After yesterday’s delightfully drenching downpours, Koko and I headed out beneath a smattering of stars and that brilliant beacon, Venus. The brightening sky was streaked with gray and stained with scarlet, and the ground had that smooshy feel that follows a good soaking rain.
We were on our way back when we ran into my neighbor Andy, who asked: “Did you hear Mubarak resigned?”
I hadn’t. But as I told Andy, it’s amazing that it took the U.S. this long to pressure its puppet into stepping down, considering the kind of economic influence we have over that nation. I recently read a piece on ProPublic.org that stated:
Egypt gets the most U.S. foreign aid of any country except for Israel. (This doesn't include the money spent on the Iraq and Afghanistan wars.) The amount varies each year and there are many different funding streams, but U.S. foreign assistance to Egypt has averaged just over $2 billion every year since 1979, when Egypt struck a peace treaty with Israel following the Camp David Peace Accords, according to a Congressional Research Service report from 2009.
That average includes both military and economic assistance, though the latter has been in decline since 1998, according to CRS.
Wow. That’s a lot of dough. Just think of how many social programs in America could be boosted with that sort of annual infusion. But don’t worry, we — or rather, Israel — get something in return. As the article continued, citing a 2009 U.S. embassy cable recently released by WikiLeaks:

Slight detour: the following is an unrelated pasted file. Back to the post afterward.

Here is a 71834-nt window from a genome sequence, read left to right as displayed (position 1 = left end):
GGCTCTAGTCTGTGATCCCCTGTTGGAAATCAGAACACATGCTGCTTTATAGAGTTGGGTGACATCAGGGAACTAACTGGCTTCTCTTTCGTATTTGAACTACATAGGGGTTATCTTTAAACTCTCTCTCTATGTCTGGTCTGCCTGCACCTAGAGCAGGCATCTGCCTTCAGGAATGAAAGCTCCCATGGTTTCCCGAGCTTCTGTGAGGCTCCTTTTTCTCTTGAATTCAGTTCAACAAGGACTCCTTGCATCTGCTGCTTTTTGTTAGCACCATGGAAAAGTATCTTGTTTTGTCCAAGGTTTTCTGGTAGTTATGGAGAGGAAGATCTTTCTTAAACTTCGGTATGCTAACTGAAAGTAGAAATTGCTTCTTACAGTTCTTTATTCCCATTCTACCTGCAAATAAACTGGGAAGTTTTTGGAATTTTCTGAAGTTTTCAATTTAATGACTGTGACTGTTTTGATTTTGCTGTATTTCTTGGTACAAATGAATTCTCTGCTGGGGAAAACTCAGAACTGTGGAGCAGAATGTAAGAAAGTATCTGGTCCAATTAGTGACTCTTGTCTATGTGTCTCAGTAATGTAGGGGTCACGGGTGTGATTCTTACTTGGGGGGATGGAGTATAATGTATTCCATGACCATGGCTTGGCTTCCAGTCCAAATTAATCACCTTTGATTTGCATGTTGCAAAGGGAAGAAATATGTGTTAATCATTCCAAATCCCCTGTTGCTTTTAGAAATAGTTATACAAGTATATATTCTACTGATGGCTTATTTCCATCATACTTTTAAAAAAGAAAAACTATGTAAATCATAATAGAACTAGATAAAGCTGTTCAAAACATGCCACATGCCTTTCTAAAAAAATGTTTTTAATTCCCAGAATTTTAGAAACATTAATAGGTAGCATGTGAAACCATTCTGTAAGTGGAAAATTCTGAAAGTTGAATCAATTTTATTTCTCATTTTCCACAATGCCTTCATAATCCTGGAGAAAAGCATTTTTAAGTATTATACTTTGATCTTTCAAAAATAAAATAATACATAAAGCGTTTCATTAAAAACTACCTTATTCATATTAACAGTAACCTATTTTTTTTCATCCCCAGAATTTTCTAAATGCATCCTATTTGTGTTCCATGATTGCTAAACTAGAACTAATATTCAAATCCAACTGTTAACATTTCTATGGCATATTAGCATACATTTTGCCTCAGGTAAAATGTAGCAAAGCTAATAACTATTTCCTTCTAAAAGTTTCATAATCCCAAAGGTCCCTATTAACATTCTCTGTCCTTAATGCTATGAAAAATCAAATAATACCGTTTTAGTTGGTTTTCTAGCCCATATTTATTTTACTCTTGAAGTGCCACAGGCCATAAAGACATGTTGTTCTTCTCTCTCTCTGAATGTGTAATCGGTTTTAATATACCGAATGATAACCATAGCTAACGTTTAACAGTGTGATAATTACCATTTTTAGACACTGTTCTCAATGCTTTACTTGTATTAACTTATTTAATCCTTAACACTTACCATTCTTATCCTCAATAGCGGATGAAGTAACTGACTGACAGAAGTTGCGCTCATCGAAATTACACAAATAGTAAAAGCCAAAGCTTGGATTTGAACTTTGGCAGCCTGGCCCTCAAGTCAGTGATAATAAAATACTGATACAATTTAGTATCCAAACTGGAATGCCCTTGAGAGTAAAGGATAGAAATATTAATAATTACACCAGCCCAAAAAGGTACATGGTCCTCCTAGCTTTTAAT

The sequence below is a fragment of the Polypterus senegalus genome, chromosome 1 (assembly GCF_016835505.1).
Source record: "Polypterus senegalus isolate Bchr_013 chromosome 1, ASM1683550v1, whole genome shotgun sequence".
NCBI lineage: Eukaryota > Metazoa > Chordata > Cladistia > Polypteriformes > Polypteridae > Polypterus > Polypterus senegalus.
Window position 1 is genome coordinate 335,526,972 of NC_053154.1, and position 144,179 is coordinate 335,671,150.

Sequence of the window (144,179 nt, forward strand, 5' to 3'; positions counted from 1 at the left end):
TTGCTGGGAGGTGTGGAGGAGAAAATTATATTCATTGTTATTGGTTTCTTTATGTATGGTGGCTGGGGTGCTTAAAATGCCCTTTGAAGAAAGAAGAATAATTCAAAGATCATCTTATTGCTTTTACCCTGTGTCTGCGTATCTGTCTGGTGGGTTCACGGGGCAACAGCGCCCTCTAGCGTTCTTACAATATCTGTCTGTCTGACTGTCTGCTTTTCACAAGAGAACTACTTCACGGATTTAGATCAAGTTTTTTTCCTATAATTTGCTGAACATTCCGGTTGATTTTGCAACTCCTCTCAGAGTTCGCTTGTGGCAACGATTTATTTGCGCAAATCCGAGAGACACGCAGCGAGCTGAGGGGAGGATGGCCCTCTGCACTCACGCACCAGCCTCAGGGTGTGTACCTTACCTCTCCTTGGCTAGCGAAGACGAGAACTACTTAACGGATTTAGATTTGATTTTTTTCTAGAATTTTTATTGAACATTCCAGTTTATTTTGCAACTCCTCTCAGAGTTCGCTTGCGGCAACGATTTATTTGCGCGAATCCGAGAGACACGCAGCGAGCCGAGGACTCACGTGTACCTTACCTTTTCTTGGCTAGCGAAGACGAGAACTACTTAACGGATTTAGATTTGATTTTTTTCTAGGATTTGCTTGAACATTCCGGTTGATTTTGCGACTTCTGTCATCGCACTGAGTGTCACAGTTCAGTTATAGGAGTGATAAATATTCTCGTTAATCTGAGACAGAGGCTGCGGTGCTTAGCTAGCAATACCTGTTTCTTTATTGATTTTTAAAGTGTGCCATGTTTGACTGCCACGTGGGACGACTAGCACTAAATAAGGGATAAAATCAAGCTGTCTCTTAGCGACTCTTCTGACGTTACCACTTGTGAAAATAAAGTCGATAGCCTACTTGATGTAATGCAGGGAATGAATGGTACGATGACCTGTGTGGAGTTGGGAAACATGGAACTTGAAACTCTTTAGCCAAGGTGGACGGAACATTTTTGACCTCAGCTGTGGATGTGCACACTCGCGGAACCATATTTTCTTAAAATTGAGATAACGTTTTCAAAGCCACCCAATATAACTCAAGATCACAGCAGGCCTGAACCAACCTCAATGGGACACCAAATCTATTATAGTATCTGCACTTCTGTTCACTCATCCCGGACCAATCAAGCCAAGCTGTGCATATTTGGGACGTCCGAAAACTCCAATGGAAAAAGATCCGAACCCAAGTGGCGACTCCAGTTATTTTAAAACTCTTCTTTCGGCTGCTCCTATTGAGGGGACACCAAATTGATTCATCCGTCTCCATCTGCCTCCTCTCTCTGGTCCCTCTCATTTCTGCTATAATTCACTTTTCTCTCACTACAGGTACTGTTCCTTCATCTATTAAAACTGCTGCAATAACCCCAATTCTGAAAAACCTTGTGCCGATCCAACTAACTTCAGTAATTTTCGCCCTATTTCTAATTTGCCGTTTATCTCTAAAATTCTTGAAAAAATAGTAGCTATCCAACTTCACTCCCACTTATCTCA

President Mubarak and military leaders view our military assistance program as the cornerstone of our mil-mil relationship and consider the USD 1.3 billion in annual FMF as "untouchable compensation" for making and maintaining peace with Israel. The tangible benefits to our mil-mil relationship are clear: Egypt remains at peace with Israel, and the U.S. military enjoys priority access to the Suez Canal and Egyptian airspace.
As the article noted, the aid is given ”without conditions,” in terms of human rights. And despite our rhetoric about wanting to bring democracy to Egypt, or anywhere else for that matter, even Mubarak was “deeply skeptical of the US role in democracy promotion” and U.S. funding is limited to NGOs registered with the government, which excludes most human rights organizations.
So the people have risen up and thrown the bum out on what is, interestingly, the 32nd anniversary of the fall of another American puppet, the shah of Iran.
The crowds are celebrating and jubilant, justifiably heady with a feeling of liberation and victory after overcoming the fear barrier and taking to the streets for 18 days of unprecedented mass protests.
But with Mubarak handing control over to the military — a breach of the Egyptian constitution, which specifies the speaker of parliament should take over — and the U.S anxious to re-assert its power and influence in the region, it remains unclear whether this is truly the end of an era, or merely another "meet the new boss, same as the old boss" American-orchestrated transition.